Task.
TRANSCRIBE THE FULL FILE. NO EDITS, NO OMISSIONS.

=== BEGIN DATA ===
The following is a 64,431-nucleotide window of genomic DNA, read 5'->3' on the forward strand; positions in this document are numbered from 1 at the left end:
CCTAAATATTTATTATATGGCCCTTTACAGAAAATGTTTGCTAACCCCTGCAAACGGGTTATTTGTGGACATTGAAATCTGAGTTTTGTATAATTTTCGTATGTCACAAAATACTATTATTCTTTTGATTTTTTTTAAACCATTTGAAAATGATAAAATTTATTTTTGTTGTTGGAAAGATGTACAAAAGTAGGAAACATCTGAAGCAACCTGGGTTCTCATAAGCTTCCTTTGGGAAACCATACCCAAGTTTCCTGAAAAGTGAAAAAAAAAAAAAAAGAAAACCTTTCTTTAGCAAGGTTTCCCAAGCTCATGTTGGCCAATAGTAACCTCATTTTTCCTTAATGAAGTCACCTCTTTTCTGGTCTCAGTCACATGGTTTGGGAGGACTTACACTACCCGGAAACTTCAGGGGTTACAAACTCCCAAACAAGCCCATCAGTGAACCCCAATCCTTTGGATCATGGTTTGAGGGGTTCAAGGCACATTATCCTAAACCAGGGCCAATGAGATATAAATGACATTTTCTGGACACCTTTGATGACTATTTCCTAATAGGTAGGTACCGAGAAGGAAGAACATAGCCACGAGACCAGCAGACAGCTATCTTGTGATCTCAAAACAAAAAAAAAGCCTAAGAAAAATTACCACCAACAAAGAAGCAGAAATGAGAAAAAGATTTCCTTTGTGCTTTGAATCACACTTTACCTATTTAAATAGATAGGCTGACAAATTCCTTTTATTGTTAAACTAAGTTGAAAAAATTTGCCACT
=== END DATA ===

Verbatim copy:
The following is a 64,431-nucleotide window of genomic DNA, read 5'->3' on the forward strand; positions in this document are numbered from 1 at the left end:
CCTAAATATTTATTATATGGCCCTTTACAGAAAATGTTTGCTAACCCCTGCAAACGGGTTATTTGTGGACATTGAAATCTGAGTTTTGTATAATTTTCGTATGTCACAAAATACTATTATTCTTTTGATTTTTTTTAAACCATTTGAAAATGATAAAATTTATTTTTGTTGTTGGAAAGATGTACAAAAGTAGGAAACATCTGAAGCAACCTGGGTTCTCATAAGCTTCCTTTGGGAAACCATACCCAAGTTTCCTGAAAAGTGAAAAAAAAAAAAAAAGAAAACCTTTCTTTAGCAAGGTTTCCCAAGCTCATGTTGGCCAATAGTAACCTCATTTTTCCTTAATGAAGTCACCTCTTTTCTGGTCTCAGTCACATGGTTTGGGAGGACTTACACTACCCGGAAACTTCAGGGGTTACAAACTCCCAAACAAGCCCATCAGTGAACCCCAATCCTTTGGATCATGGTTTGAGGGGTTCAAGGCACATTATCCTAAACCAGGGCCAATGAGATATAAATGACATTTTCTGGACACCTTTGATGACTATTTCCTAATAGGTAGGTACCGAGAAGGAAGAACATAGCCACGAGACCAGCAGACAGCTATCTTGTGATCTCAAAACAAAAAAAAAGCCTAAGAAAAATTACCACCAACAAAGAAGCAGAAATGAGAAAAAGATTTCCTTTGTGCTTTGAATCACACTTTACCTATTTAAATAGATAGGCTGACAAATTCCTTTTATTGTTAAACTAAGTTGAAAAAATTTGCCACT